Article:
What I'm suggesting is that apparently no matter how you work that tap in there, there's going to be channeling. I've found that no tap = no channeling. From seeing the results of the tap I'm surprised that it hasn't yet been treated as an absolute faux pas. Maybe I'm full of it? This is consistent over 3 machines.. mid level commercials and a cheap home machine. I've tried all sorts -- from love taps to bitch smacks, so I know I'm not beating up the puck.


discuss
Tapping the PF on the countertop settles the grains in the basket. Tap before tamp.

Despite all of the ritualistic observances (*) attendant upon it, tamping is unnecessary. You can pull an excellent shot with no tamp whatsoever
  • if you have a good grinder capable of making micro-adjustments to the granularity
  • if you have not overdosed or underdosed
  • if the grains are both well distributed and well-settled in the basket
  • if you give the grains time to swell as they take on water during the preinfusion stage
  • and if your coffee is freshly roasted, i.e. within the past ~7 days give or take a couple of days (or was placed in the freezer while fresh and has been kept there in an airtight container)
Side-channeling can result from a heavy tamp and/or overdosing, either of which can cause the grains in the basket to become too compacted.

Regards
Timo
(*) These began in the New World.

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HB
Admin

#7: Post by HB »

timo888 wrote:Despite all of the ritualistic observances attendant upon it, tamping is unnecessary. You can pull an excellent shot with no tamp whatsoever
You believe this is true for all espresso machines? I haven't given it enough effort to form an opinion, but a quick test on the Elektra Semiautomatica and Vibiemme Domobar Super wasn't promising. It worked quite nicely on the Ponte Vecchio Lusso.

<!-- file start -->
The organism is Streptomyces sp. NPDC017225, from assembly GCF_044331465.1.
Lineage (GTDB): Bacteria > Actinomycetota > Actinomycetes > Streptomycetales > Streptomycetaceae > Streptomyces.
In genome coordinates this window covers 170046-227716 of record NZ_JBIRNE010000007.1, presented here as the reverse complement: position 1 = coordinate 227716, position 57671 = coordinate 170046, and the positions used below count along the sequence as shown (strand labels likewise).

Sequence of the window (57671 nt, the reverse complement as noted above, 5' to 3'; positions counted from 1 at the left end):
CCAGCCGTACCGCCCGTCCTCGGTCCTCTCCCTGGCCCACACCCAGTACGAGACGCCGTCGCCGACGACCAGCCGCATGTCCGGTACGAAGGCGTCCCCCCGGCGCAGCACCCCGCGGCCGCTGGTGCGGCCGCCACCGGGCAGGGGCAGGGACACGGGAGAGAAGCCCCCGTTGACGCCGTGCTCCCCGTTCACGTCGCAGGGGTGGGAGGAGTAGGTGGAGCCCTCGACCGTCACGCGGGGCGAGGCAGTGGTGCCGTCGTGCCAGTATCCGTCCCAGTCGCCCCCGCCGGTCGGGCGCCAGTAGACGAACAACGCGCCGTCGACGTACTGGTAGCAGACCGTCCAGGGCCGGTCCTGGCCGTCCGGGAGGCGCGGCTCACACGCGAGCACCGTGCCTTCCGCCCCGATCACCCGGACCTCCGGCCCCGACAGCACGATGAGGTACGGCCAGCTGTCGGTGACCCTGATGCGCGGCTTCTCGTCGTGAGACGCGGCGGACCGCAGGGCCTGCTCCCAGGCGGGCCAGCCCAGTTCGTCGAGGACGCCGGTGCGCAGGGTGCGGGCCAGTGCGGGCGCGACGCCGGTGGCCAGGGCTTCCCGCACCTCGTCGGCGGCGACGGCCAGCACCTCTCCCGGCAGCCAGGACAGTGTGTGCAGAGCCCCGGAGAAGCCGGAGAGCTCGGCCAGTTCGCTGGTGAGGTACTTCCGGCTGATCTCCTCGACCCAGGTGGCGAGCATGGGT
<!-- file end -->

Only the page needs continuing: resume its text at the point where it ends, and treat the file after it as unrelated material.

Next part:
Dan Kehn

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timo888

#8: Post by timo888 »

If the machine is capable of a several-second preinfusion at very low pressure ( ~ 2 bar) and does not exceed 9 bars, there should be no need to tamp as long as the other requirements I listed above are satisfied.

IMO, moderately dosing and then evenly distributing and settling the grains in the basket together are more important than the tamp. ( I use a very light 1# tamp). I don't go so far as to stir the basket contents with pins or needles or paper clips, but I do use the edge of the spoon handle to distribute the grains and then the Chicago chop followed by a thump thump thump on the counter to settle the basket contents.

Regards
Timo

P.S. And I use one or two pulls on the MCF's doser paddle, depending upon whether I'm pulling a single or a double, not the thwack-thwack-thwack method.

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JonR10

#9: Post by JonR10 »

I'll tap and rotate the basket as it fills (on the doserless grinder), and I may tap to updose (after WDT and before levelling). Once I start to tamp I am careful not to tap or knock the basket because it introduces an opportunity to dislodge or fracture the puck. I generally tamp straight down with no twist or polishing.

After tamping I wipe the rim with my finger to clean the seal area, and then (mostly from habit) I invert the portafilter over the knockbox to drop out any very loose coffee grounds.

But I do not believe that there are any taste effects from stray grounds on the PF wall above the puck or other tiny amounts of loose grounds above the puck....at least nothing I can taste myself.

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HB
Admin

#10: Post by HB »

timo888 wrote:If the machine is capable of a several-second preinfusion at very low pressure ( ~ 2 bar) and does not exceed 9 bars, there should be no need to tamp as long as the other requirements I listed above are satisfied.
That eliminates every pump espresso machine I can think of. Have you tried the zero tamp approach with anything besides a lever? FWIW, I think the Astra Gourmet designer advocates no tamp for his equipment because the dispersion block protrudes deeper into the basket to "auto tamp" the puck on lock in.
timo888 wrote:IMO, moderately dosing and then evenly distributing and settling the grains in the basket together are more important than the tamp. ( I use a very light 1# tamp).
I agree, the tamp is at the bottom of my list of critical success factors.
Dan Kehn